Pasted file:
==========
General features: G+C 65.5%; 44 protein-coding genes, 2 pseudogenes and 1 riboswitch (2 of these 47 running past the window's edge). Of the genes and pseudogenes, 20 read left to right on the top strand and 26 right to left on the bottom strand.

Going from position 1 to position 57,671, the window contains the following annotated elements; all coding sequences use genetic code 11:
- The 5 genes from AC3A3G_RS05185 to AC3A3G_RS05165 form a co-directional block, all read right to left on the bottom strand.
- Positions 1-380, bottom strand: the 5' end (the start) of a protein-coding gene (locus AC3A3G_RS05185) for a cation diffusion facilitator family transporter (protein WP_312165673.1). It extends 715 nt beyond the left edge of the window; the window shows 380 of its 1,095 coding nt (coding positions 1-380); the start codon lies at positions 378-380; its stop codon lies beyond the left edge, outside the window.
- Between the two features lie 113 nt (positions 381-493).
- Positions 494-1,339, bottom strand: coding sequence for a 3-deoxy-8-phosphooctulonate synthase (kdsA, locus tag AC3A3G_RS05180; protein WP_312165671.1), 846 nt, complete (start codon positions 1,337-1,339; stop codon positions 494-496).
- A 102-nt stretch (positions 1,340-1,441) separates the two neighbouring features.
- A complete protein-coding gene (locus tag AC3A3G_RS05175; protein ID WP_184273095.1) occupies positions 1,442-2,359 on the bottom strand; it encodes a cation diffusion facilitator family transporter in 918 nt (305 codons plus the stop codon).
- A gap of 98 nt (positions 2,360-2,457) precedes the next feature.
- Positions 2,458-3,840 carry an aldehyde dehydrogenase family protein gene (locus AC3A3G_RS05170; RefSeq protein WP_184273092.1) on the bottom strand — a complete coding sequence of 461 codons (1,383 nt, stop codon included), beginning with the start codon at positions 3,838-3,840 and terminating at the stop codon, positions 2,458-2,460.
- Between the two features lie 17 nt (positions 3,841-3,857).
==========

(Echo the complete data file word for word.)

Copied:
General features: G+C 65.5%; 44 protein-coding genes, 2 pseudogenes and 1 riboswitch (2 of these 47 running past the window's edge). Of the genes and pseudogenes, 20 read left to right on the top strand and 26 right to left on the bottom strand.

Going from position 1 to position 57,671, the window contains the following annotated elements; all coding sequences use genetic code 11:
- The 5 genes from AC3A3G_RS05185 to AC3A3G_RS05165 form a co-directional block, all read right to left on the bottom strand.
- Positions 1-380, bottom strand: the 5' end (the start) of a protein-coding gene (locus AC3A3G_RS05185) for a cation diffusion facilitator family transporter (protein WP_312165673.1). It extends 715 nt beyond the left edge of the window; the window shows 380 of its 1,095 coding nt (coding positions 1-380); the start codon lies at positions 378-380; its stop codon lies beyond the left edge, outside the window.
- Between the two features lie 113 nt (positions 381-493).
- Positions 494-1,339, bottom strand: coding sequence for a 3-deoxy-8-phosphooctulonate synthase (kdsA, locus tag AC3A3G_RS05180; protein WP_312165671.1), 846 nt, complete (start codon positions 1,337-1,339; stop codon positions 494-496).
- A 102-nt stretch (positions 1,340-1,441) separates the two neighbouring features.
- A complete protein-coding gene (locus tag AC3A3G_RS05175; protein ID WP_184273095.1) occupies positions 1,442-2,359 on the bottom strand; it encodes a cation diffusion facilitator family transporter in 918 nt (305 codons plus the stop codon).
- A gap of 98 nt (positions 2,360-2,457) precedes the next feature.
- Positions 2,458-3,840 carry an aldehyde dehydrogenase family protein gene (locus AC3A3G_RS05170; RefSeq protein WP_184273092.1) on the bottom strand — a complete coding sequence of 461 codons (1,383 nt, stop codon included), beginning with the start codon at positions 3,838-3,840 and terminating at the stop codon, positions 2,458-2,460.
- Between the two features lie 17 nt (positions 3,841-3,857).